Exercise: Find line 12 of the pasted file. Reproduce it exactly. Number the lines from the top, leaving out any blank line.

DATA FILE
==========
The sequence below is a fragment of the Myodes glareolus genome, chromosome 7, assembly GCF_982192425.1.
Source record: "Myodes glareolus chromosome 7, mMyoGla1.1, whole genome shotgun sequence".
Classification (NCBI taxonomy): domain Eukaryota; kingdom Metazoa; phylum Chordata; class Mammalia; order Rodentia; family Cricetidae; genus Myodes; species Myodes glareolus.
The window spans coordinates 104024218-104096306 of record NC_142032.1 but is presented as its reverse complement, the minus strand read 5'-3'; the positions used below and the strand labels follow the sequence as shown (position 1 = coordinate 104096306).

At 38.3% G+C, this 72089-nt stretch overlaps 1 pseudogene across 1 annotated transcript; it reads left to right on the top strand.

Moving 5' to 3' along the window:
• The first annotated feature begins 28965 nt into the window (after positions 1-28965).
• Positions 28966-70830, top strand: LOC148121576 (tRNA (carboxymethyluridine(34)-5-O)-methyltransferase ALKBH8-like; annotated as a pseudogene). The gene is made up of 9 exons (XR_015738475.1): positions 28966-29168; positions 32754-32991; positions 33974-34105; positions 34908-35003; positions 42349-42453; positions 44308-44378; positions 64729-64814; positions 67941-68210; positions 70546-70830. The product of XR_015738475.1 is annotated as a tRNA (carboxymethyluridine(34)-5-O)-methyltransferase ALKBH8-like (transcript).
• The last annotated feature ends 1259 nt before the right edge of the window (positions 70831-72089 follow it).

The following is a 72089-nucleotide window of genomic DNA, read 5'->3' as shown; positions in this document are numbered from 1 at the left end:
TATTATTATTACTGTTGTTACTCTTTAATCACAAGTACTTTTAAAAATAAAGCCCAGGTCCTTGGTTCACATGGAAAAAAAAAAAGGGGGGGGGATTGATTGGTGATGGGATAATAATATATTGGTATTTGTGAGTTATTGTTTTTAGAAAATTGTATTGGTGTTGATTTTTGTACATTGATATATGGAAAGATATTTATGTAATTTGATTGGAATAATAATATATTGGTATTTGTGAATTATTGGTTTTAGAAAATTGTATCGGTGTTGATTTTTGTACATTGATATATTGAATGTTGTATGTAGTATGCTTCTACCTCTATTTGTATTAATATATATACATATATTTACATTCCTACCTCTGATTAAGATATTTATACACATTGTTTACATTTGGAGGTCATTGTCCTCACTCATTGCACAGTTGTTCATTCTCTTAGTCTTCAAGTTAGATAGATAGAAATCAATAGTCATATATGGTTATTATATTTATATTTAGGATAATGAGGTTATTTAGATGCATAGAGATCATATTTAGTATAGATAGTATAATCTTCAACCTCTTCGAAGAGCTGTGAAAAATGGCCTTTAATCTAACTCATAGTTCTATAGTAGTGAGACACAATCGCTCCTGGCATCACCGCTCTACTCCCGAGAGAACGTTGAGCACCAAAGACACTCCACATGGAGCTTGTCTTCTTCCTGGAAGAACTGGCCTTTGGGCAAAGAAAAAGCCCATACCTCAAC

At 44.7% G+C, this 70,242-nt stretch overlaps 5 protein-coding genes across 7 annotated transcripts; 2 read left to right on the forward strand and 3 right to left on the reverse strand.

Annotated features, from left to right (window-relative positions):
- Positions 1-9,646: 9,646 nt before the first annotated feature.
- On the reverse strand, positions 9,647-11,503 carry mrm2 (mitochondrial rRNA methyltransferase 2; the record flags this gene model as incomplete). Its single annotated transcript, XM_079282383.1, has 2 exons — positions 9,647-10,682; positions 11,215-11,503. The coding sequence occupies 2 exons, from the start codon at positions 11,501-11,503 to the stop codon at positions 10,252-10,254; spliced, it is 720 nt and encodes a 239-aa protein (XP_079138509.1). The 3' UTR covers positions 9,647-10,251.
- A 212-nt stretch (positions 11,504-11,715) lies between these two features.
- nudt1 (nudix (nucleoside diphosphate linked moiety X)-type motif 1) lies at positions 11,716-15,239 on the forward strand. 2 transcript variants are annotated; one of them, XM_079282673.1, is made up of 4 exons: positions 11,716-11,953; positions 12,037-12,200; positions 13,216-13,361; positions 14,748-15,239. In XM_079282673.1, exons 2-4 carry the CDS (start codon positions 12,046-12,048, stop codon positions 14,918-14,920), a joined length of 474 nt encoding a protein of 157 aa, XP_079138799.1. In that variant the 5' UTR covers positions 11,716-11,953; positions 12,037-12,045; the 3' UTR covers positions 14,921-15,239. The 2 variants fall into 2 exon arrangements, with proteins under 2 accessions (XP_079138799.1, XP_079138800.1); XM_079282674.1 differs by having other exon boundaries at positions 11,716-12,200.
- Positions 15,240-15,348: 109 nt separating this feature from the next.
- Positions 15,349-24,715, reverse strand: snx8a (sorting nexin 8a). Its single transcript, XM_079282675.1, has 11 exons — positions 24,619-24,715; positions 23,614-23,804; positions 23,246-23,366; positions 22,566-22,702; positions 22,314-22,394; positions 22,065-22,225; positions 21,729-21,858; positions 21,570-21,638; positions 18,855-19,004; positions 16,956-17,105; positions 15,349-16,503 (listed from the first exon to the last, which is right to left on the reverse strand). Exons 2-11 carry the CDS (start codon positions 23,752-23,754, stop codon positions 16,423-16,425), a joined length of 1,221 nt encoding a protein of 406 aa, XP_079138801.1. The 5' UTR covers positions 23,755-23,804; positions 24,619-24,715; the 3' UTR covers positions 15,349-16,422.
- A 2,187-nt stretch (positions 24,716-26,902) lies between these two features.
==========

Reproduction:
At 44.7% G+C, this 70,242-nt stretch overlaps 5 protein-coding genes across 7 annotated transcripts; 2 read left to right on the forward strand and 3 right to left on the reverse strand.